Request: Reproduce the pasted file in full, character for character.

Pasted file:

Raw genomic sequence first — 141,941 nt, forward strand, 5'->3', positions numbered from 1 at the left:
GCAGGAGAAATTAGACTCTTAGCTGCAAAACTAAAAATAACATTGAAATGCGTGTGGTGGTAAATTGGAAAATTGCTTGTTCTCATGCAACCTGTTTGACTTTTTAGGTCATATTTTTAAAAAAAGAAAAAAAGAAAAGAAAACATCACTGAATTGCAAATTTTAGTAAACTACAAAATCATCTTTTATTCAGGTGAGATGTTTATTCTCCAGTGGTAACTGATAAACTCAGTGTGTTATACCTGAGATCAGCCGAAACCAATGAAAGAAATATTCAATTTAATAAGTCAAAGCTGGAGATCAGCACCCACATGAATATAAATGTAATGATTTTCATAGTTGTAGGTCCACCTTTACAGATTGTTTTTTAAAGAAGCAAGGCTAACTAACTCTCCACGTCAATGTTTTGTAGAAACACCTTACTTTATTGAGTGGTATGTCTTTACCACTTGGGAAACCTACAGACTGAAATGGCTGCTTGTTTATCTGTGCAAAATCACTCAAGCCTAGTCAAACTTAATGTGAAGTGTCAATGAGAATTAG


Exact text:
Raw genomic sequence first — 141,941 nt, forward strand, 5'->3', positions numbered from 1 at the left:
GCAGGAGAAATTAGACTCTTAGCTGCAAAACTAAAAATAACATTGAAATGCGTGTGGTGGTAAATTGGAAAATTGCTTGTTCTCATGCAACCTGTTTGACTTTTTAGGTCATATTTTTAAAAAAAGAAAAAAAGAAAAGAAAACATCACTGAATTGCAAATTTTAGTAAACTACAAAATCATCTTTTATTCAGGTGAGATGTTTATTCTCCAGTGGTAACTGATAAACTCAGTGTGTTATACCTGAGATCAGCCGAAACCAATGAAAGAAATATTCAATTTAATAAGTCAAAGCTGGAGATCAGCACCCACATGAATATAAATGTAATGATTTTCATAGTTGTAGGTCCACCTTTACAGATTGTTTTTTAAAGAAGCAAGGCTAACTAACTCTCCACGTCAATGTTTTGTAGAAACACCTTACTTTATTGAGTGGTATGTCTTTACCACTTGGGAAACCTACAGACTGAAATGGCTGCTTGTTTATCTGTGCAAAATCACTCAAGCCTAGTCAAACTTAATGTGAAGTGTCAATGAGAATTAG